By Avit Ndayiziga
Gad Niyomukunzi is a resident of Burundi’s capital, where he turns the plastics choking local rivers into beautiful decorations – and employs 30 full-time workers to help him.
It was the fishermen who finally pushed Gad Niyomukunzi to act. He had been noticing the build-up of plastic bottles in streams in the city he calls home, for years. But when the fishermen of Lake Tanganyika further downstream began complaining – and when their problems led to rising fish prices – he knew it was time to take action.
Three main rivers contribute to the flow of discarded plastics downstream from Burumbura into Lake Tanganyika. They are the Ntahangwa, the Muha, and the Kanyosha. Niyomukunzi lives near the Kanyosha River, situated in the southern part of Bujumbura.
“For years, I have observed how these plastic bottles are deported to Lake Tanganyika through the streams of the Kanyosha River. Following that, I heard fishermen lamenting the negative impact of plastic pollution on Lake Tanganyika on their fishing practices and poor fish harvests,” Niyomukunzi said.
In 2018, Burundi banned the importation, usage, and manufacturing of plastic bags, As a result, In the first quarter of 2019, imports dropped from around 180 million kilograms to just 82,282 kilograms. Additionally, the import of plastic bottles decreased from 1.6 million kilograms to 628,884 kilograms during the same period, according to the Ministry of Agriculture, Environment, and Livestock and the Burundi Tax Authority.
Since then, however, Burundians have witnessed the gradual rise of discarded plastic on the streets. Although the import of plastics since 2018 remains low, rural and urban communities rely on plastic bottles for a variety of purposes, including the carrying of drinking water, chemicals, fertilizers and palm oil.
During a monitoring exercise in May, Séverin Sindayikengera, the General Director of the Burundi Bureau of Standards and Quality, expressed his disappointment at the re-emergence of single-use plastics.
“Despite our efforts to remove these bottles free of charge, they continue to resurface,” Sindayikengera said, announcing heavy fines as a deterrent.
Yet bottles continue to pile up in pools of the rivers and on Lake Tanganyika.
Niyomukunzi realised there was something he could do that would help remove at least a part of the problem and draw people’s attention to the problem. He would draw on his skills as an artist.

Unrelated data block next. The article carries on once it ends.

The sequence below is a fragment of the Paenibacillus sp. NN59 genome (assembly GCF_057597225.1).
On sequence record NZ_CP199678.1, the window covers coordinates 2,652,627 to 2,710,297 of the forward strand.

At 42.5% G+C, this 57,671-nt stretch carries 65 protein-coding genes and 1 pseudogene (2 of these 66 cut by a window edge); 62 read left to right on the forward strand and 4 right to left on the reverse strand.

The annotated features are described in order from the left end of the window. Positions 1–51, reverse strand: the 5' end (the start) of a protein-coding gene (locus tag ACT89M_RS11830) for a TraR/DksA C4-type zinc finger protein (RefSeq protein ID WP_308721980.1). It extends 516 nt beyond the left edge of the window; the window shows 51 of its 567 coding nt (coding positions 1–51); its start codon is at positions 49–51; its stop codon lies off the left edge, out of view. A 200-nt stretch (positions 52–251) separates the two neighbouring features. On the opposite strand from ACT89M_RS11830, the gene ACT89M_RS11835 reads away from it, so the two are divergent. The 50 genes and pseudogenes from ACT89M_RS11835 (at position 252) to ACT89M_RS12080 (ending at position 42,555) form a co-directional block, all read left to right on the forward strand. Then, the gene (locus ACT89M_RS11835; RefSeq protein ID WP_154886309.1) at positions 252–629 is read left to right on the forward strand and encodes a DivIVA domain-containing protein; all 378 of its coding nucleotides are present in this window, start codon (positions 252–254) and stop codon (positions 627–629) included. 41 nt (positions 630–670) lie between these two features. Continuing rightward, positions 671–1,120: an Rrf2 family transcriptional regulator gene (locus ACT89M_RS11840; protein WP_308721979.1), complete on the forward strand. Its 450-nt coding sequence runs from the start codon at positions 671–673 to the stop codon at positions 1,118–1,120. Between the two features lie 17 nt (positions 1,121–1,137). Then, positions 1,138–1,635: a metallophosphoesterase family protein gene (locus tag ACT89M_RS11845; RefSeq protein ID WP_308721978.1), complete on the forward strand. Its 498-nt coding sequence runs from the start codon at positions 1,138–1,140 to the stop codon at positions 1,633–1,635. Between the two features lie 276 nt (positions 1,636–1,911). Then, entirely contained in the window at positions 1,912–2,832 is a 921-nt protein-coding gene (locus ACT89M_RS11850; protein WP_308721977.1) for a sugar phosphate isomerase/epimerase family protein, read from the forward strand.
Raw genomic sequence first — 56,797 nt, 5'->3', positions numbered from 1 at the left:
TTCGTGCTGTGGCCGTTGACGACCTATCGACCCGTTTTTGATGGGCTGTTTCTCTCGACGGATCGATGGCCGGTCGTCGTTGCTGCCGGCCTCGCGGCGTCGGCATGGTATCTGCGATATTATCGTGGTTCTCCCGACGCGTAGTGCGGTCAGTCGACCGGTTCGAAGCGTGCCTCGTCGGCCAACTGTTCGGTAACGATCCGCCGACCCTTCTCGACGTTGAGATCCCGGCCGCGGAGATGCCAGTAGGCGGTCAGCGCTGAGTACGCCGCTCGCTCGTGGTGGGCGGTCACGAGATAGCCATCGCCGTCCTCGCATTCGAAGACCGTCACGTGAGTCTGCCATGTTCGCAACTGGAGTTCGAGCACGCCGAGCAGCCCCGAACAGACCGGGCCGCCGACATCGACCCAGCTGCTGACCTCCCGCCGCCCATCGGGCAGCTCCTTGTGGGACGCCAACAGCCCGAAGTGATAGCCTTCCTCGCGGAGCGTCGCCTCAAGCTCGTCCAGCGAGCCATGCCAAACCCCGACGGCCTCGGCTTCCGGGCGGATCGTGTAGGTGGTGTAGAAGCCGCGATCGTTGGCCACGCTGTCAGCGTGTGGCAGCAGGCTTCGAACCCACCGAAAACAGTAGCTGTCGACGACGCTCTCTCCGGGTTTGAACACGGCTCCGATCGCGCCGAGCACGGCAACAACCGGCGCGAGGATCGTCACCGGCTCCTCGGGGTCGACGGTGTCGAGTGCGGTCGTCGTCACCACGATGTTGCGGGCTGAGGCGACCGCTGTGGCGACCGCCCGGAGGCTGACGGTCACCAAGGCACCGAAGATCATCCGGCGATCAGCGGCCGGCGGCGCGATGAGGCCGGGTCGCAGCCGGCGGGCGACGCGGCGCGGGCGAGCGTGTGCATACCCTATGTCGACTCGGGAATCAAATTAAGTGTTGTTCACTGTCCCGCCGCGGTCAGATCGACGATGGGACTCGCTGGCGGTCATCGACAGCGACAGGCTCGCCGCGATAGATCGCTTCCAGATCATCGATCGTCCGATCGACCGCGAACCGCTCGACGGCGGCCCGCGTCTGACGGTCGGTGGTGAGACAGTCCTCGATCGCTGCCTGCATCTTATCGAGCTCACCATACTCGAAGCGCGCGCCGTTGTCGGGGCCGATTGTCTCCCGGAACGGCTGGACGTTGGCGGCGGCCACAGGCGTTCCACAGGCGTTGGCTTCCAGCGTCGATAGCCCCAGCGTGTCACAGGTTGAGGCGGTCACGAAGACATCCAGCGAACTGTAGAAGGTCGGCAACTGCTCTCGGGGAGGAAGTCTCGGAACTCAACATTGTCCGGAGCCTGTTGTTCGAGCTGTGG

“At first, people thought I went crazy when they saw me collecting plastic bottles. But as I was researching various ways to recycle them, I decided to use my artistic skills to turn them into flowers and other decorative items,” Niyomukunzi emphasized.
American Corner Kinindo was an English library resource centre where young Burundians could learn English. When it closed its doors, Gad was forced to relocate to American Corner Kamenge, in the northern part of Bujumbura.
“When I first started, I was strapped for cash and only had 25,000 Burundian francs, equivalent to 10 United States dollars, on me. However, I used this money to buy essential tools like scissors, razors, and rulers to get started. It was at the American Corner Kinindo, where I even tried to inspire other young people to join and work with me,” Niyomukunzi explained.
A musician, poet, fashion influencer and youth leader, Niyomukunzi’s unorthodox solution to the problems was plastic flowers. These would be cut out from the discarded plastic and sold on the streets, he decided.
“American Corner provided me with a physical workspace as well as small grants that allowed me to expand this initiative to other areas by training young people, particularly women,” Niyomukunzi said..
In 2017, he registered Maker Space, the company that now recycles plastic bottles into flowers. Since then, the company has recycled over 10 tonnes of plastic bottles and employed 30 full-time workers.
Marie Rose Nizirazana, a representative of American Corner Kamenge, said she was initially taken aback when the artist approached her with his project.
“I couldn’t believe my eyes,” she admitted.
“I knew that plastic bottles could be recycled into tiles and other items, but I had never heard of getting flowers out of them. So, when he approached me, I was both astonished and sceptical about its feasibility. However, he managed to prove his artistic abilities,” Nizirazana said.
“We are now very proud of him because he has trained others, especially young women, on how to handcraft plastic bottles into appealing blossoms and therefore they earn money from selling them. The actions he is undertaking… not only provides employment opportunities for other young individuals but also actively works towards a cleaner and greener world.” she concluded.
Noella Gladus has been involved with Maker Space from the beginning. She was immediately drawn to crafting flowers from plastic bottles, as she has a background in decoration.
“Not only do I make money by selling these plastic-based flowers and Christmas trees, but it has also expanded my knowledge of the decorative industry. Plastic-based decorations are particularly eye-catching in Burundi because they are unique,” Gladus explained.
She also urged other young people to refrain from throwing away plastic bottles and bags, as they harm the environment.
‘’When these bottles are discarded and it rains, plastic items gathered from urban centres pile up on the shores of these water bodies causing harm because they do not decompose into manure like other types of waste,” she said
For her, plastic recycling presents a viable opportunity for income generation.
“Even after completing our academic studies, I believe pursuing art is more financially rewarding than traditional desk jobs. Additionally, recycling can be done even while attending school, making it an ideal way to start earning money as early as possible,” she concluded.
This story was funded by Bird story agency